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Just Add Water

by Dave Nelligan

Fishing for All Seasons It is that time of year again. The ocean has dropped below a satisfying bathtub temperature of 80 degrees. Sitting on the couch bundled up in two sweatshirts and a Snuggie has completely de-motivated you to venture out in any type of watercraft where a wave might even hint at crashing over the side. And those gusty fall winds make the idea of constantly having to trim your sails a nightmare. To still enjoy those beautiful coastlines, the smell of the sea and crisp fall air, remain in that reversed bathrobe and grab your fishing pole. Whether it is offshore, inshore, pond or river fishing that tickles your fancy, the area has an option for every 58

the Bay | November 2011

type of angler. It could be with friends, family, co-workers or just by yourself to relax– fishing offers something for everyone. While some people look at fishing as a boring waste of time, others see it as a chance to be outdoors, share some good times, and take time off from the normal hustle and bustle of life. For the serious anglers looking for a battle, bluefish run all the way through November, offering up a worthy opponent to try to reel in. For the casual casters, stocked ponds and rivers with trout and bass can offer just as satisfying a capture as the open ocean. Fishing can not only be a fun activ-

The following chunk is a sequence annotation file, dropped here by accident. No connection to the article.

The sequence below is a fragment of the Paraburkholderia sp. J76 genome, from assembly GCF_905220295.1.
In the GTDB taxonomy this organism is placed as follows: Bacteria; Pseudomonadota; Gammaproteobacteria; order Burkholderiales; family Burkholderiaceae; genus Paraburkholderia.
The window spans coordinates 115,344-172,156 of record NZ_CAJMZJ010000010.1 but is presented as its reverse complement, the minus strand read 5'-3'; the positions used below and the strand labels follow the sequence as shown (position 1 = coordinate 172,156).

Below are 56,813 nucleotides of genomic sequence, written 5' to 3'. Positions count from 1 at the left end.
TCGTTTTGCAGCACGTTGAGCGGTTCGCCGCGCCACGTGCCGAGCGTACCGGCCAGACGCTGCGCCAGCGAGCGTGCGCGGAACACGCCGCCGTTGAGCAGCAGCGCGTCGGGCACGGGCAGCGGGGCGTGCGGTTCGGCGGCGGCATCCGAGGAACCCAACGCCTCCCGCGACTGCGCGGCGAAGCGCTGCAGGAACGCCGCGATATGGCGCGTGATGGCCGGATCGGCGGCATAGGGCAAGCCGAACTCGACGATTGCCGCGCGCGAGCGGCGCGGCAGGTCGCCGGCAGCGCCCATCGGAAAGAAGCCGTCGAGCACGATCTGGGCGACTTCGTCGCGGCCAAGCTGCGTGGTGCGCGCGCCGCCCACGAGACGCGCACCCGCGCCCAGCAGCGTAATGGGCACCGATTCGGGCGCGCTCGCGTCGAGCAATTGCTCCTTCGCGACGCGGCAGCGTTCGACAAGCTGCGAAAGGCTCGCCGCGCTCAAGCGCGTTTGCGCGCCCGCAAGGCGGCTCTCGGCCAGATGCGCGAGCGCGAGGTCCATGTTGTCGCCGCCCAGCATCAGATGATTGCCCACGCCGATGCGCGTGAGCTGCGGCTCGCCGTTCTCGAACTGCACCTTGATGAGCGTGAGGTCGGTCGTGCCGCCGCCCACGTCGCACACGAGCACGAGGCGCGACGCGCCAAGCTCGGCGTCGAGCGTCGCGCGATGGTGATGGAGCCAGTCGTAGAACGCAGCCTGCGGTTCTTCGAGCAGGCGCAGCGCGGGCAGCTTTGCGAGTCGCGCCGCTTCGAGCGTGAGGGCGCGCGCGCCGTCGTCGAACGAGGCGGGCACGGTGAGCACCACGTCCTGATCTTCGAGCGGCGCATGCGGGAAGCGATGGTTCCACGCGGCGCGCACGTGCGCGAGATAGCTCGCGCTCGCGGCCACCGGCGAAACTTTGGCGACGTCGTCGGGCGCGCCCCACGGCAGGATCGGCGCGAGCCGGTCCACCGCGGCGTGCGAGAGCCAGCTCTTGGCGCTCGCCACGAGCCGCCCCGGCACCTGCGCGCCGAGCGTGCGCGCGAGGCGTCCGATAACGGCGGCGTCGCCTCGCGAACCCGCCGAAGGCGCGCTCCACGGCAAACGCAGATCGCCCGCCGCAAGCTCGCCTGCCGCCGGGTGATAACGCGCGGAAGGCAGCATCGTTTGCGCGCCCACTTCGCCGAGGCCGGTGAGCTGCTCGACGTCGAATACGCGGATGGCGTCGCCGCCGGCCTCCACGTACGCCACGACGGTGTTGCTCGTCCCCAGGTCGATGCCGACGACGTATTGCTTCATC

ity, but also have the added benefit of harvesting you a delicious meal. Think about the last time you did not rely on a grocery store or a restaurant for a meal; some folks might not even be able to come up with a time. Taking just one meal off from commercial products to experience what it was like back when people fended for themselves will not only be a satisfying accomplishment, but might just make you a little more appreciative of the world we live in today. Just remember to get your license from the Rhode Island Department of Environmental Management or participating organizations throughout the state before you go. Also to check out all the rules and regula-

tions regarding issues such as open seasons and size and procession limits for particular species. All necessary information can be found at www.dem.ri.gov. You can also venture out without a license on one of the many fishing charters throughout the state that offer everything you need for a great day of fishing, from tackle and instruction to expert guides. Whether you’re teaching your children how to bait a hook and the importance of patience, cracking a few beers with some buddies, or trying to beat the 1981 Rhode Island record for bluefin tuna at 1,142 lbs and 12 oz., fishing is what you make of it. Go out and have fun.

Illustration: Eloise Narrigan

Don’t let the cold weather keep you indoors and off the water